We were so thrilled to wake up and see the Rainbow LOVE bracelet on Anne Hathaway's cover story for Glamour Magazine this month!
"I’m more loving now, and that includes toward myself.” Our June cover star Anne Hathaway opens up about her childhood, her road to success, and how she's put her "history of rage" behind her.
“I want to protect others from going through the worst of what I experienced. I want to help make what I consider the best of my experiences to be the norm, as it always should have been.”
“I have a history with rage,” Hathaway says. “I used to do this thing where I was like, ‘I’m nice 29 days out of 30, and then I give myself complete permission to be a bitch to anyone, about anything.’ I realized that if I could actually move away from the judgment and deal with my emotions in the moment, I didn’t actually need the extra day. Rage doesn’t lead you to a place of peace. And for me the goal is not happiness. The goal is peace."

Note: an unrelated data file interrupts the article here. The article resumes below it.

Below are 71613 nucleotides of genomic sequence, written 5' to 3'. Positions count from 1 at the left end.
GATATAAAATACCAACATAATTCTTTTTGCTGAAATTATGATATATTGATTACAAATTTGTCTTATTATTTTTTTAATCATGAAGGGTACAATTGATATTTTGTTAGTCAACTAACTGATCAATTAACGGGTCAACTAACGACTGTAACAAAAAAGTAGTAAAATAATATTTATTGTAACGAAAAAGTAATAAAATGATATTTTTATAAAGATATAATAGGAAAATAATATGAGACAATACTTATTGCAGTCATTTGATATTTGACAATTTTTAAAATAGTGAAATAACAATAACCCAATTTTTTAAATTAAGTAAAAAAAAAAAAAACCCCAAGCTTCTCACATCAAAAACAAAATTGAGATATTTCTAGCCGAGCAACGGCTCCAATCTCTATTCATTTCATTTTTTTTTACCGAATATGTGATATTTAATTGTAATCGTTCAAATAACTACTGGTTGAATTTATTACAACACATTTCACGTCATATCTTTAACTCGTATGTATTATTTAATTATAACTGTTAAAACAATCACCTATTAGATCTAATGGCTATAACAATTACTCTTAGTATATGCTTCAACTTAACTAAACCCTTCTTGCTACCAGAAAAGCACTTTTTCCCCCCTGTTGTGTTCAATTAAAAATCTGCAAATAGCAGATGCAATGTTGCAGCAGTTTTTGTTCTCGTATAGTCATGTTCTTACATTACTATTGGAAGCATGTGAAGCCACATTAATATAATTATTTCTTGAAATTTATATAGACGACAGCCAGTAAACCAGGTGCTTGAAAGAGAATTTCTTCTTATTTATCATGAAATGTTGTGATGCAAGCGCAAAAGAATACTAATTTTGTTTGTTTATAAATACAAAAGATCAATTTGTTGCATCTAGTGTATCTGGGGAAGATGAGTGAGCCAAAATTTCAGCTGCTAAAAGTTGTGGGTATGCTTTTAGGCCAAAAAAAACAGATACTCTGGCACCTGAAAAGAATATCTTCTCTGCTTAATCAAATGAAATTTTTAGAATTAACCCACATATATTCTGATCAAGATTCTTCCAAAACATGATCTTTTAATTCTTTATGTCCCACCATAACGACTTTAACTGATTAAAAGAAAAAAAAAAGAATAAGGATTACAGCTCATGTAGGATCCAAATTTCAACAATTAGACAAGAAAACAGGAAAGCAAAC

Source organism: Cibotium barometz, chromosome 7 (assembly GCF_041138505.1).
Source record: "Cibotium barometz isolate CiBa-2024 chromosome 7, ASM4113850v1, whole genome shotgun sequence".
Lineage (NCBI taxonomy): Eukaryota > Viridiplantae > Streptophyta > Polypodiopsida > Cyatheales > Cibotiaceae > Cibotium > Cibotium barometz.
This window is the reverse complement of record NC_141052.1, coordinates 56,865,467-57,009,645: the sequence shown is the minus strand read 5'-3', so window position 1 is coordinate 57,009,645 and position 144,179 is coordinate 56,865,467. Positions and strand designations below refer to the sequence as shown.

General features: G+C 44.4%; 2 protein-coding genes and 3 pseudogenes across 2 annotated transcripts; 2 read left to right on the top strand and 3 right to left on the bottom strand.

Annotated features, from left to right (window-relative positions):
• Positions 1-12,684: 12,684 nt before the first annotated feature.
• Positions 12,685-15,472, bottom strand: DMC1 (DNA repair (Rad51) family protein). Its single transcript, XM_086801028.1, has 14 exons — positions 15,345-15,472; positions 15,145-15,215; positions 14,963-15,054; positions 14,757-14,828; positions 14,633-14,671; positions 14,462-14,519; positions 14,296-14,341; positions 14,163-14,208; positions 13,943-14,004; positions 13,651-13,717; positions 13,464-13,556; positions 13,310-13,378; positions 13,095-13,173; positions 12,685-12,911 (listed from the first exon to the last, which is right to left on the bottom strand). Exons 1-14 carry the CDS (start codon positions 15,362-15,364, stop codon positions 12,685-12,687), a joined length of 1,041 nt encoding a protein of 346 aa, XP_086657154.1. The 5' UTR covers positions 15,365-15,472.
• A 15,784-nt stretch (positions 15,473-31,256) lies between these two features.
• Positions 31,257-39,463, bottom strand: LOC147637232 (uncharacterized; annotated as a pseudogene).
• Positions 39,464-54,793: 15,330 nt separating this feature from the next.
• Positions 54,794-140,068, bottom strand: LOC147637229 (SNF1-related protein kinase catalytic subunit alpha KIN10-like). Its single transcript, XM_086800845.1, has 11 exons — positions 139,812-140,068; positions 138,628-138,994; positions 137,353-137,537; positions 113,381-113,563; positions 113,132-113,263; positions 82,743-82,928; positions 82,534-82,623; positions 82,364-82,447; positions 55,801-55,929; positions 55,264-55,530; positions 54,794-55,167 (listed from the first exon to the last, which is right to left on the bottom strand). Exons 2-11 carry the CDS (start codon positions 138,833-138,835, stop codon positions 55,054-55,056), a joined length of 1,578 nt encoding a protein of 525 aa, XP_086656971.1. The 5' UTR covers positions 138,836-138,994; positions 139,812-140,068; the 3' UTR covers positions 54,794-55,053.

But peace, like success, is more of a journey than a destination. “Cate Blanchett once said something like, ‘I don’t ever want to feel that I’ve arrived, because as soon as you arrive, you have to leave,’” she says. “That’s the way I’ve always felt about it. I’m not interested in getting to the top of the mountain. I hope that, at the top of the mountain, there’s just another mountain.” She knows she regresses sometimes, and recalls a moment watching the monitor after filming a scene for The Hustle. “Chris Addison, the director, saw me recoil and said, ‘What’s the matter?’ And I said, ‘Nothing. I just need a new face,’” she says. The negativity felt all too familiar. “I just had this moment where I was like, ‘Ugh. Not again. You know where this road leads. And you know it doesn’t make you a better actress. So can we please not beat the you-know-what out of ourselves today and just, like, make another choice?’ And the scene came alive.”
In the end, all this self-analyzing has just made her better—a better mom, a better actress, a better human. “Anne is pretty darn self-aware,” says Ocean’s 8director Gary Ross. “The thing that struck me most about working with Anne is her bravery. She commits fully to the character, with bravado and no self-protection—understanding that a great performance is never a timid performance.”